A Saudi-led coalition conducted air strikes on Yemen’s Hodeidah airport on Sunday to support forces trying to seize control from Iran-aligned Houthi fighters, who are facing their biggest challenge in the war, Saudi and Houthi-run media reported. Warplanes carried out five strikes on the port city of Hodeidah, a lifeline to millions of Yemenis, according to SABA, the official Houthi news agency. Saudi-owned broadcaster Al Arabiya also reported strikes on the airport.
Ground troops, including United Arab Emiratis, Sudanese and Yemenis from various factions, surrounded the main airport compound on Saturday, said a source in the coalition-allied Yemeni military. The goal of the allies, led by the Emiratis, is to defeat the Houthis in Hodeidah, the only Red Sea port under their control, and cut off their supply lines to the capital, Sanaa.
“We have lived in a state of terror for three days because we are in a neighbourhood close to the airport,” said resident Khaled Ateeq, 38. The battle for Hodeidah could drag on, creating more suffering for civilians, who have endured air strikes, port blockades, hunger and a cholera epidemic.
The Saudi-led coalition has relied heavily on air strikes against the Houthis, who are highly experienced in mountain warfare. The group, which seized Sanaa in 2014, has fought a series of guerrilla wars with Yemen’s national army and a brief border war with Saudi Arabia.
Its fighters have advanced on sandal-shod feet and by pickup trucks in battles across Yemen. They are more suited than coalition forces for guerrilla warfare should fighting extend to Hodeidah’s densely populated neighbourhoods.
As the Houthis battled to keep their turf at the airport, Yemenis fighting with the coalition piled into pickup trucks, their cheeks bulging with the narcotic plant qat. They formed a convoy along a road overlooking the desert outside of Hodeidah
Others with AK-47 assault rifles walked in sandals past armoured vehicles and took up positions in the sand. One fighter casually fired mortar bombs into the distance.
Houthis rule the most populous areas of chronically unstable Yemen, where many parties have been competing for territory and influence, from loyalists of the late President Ali Abdullah Saleh to southern separatists to al-Qaeda.
The United Nations says the assault on Hodeidah could trigger a famine imperilling millions of lives. Residents who can’t make ends meet are bracing for more hardship as both sides engage in the most strategic battle of a war of attrition that has killed more than 10,000 people. Yehia Sohail had occasionally found work at Hodeidah’s port. He fears that source of income could soon vanish.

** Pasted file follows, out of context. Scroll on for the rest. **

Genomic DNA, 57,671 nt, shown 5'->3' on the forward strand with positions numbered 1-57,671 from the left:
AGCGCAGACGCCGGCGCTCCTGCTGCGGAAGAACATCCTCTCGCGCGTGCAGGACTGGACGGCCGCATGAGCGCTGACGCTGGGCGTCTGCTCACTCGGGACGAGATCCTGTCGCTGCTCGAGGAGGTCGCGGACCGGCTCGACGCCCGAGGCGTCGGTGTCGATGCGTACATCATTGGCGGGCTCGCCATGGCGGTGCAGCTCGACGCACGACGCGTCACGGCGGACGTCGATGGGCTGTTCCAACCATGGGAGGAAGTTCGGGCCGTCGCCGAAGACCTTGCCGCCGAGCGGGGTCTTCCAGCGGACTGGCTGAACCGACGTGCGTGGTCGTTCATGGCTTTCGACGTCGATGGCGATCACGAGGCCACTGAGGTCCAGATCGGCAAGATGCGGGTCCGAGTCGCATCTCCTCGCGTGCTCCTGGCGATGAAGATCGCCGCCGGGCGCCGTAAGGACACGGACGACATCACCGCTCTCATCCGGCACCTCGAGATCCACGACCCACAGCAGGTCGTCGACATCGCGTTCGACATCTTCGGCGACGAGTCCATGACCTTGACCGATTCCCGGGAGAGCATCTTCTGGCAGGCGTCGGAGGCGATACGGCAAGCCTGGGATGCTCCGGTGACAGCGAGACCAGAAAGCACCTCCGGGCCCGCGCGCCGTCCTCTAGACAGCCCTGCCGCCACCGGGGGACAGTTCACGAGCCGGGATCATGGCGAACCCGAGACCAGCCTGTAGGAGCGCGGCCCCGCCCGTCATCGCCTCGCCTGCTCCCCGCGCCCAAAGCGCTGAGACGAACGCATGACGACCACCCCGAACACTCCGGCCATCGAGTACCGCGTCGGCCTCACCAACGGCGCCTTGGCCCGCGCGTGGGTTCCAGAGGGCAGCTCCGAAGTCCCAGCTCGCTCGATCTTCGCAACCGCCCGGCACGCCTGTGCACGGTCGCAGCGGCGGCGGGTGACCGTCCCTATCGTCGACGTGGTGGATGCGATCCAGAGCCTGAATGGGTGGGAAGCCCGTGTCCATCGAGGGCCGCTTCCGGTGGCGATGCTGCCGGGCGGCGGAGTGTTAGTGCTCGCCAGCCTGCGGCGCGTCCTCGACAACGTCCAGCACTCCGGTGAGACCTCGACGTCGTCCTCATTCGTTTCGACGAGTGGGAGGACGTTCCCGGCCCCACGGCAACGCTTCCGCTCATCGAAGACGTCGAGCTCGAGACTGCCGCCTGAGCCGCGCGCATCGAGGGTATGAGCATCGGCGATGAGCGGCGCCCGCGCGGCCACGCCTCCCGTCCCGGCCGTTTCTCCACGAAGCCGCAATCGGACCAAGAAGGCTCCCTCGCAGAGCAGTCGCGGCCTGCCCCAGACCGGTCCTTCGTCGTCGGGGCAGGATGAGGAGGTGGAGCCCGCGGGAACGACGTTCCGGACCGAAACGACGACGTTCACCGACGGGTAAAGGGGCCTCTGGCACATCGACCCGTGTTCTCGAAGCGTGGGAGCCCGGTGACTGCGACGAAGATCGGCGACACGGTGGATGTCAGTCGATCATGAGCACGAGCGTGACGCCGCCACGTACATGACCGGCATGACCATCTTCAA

“I take the money to cover the needs of one day and that’s it, it’s done,” he said, speaking outside his shack, built from corrugated metal, palm fronds and torn blankets.
“Now if the port closes, where will I go to work? When this siege comes and this disaster happens, where am I going to find work?” His wife, Um Ahmed, said the family had no cooking gas. A motorcycle, their only means of transportation, had broken down. Sometimes strong rains and wind tore down their tiny home.
“I have a young daughter who’s exhausted and sick and we can’t get her medication or anything, only the necessary food. If a war happens, what are we going to do?” she said. Riyadh has accused the Houthis of using the port to smuggle Iranian-made weapons, including missiles used to target Saudi cities – accusations denied by the group and Tehran. The Houthis deny being pawns of Iran and say they are fighting to evict foreign occupiers from Yemen.
Residents said Houthi fighters dug a large ditch at the northern entrance to Hodeidah to prevent coalition forces from advancing towards Sanaa. People in al-Rubasah neighborhood near the airport, meanwhile, said bullets were striking their homes.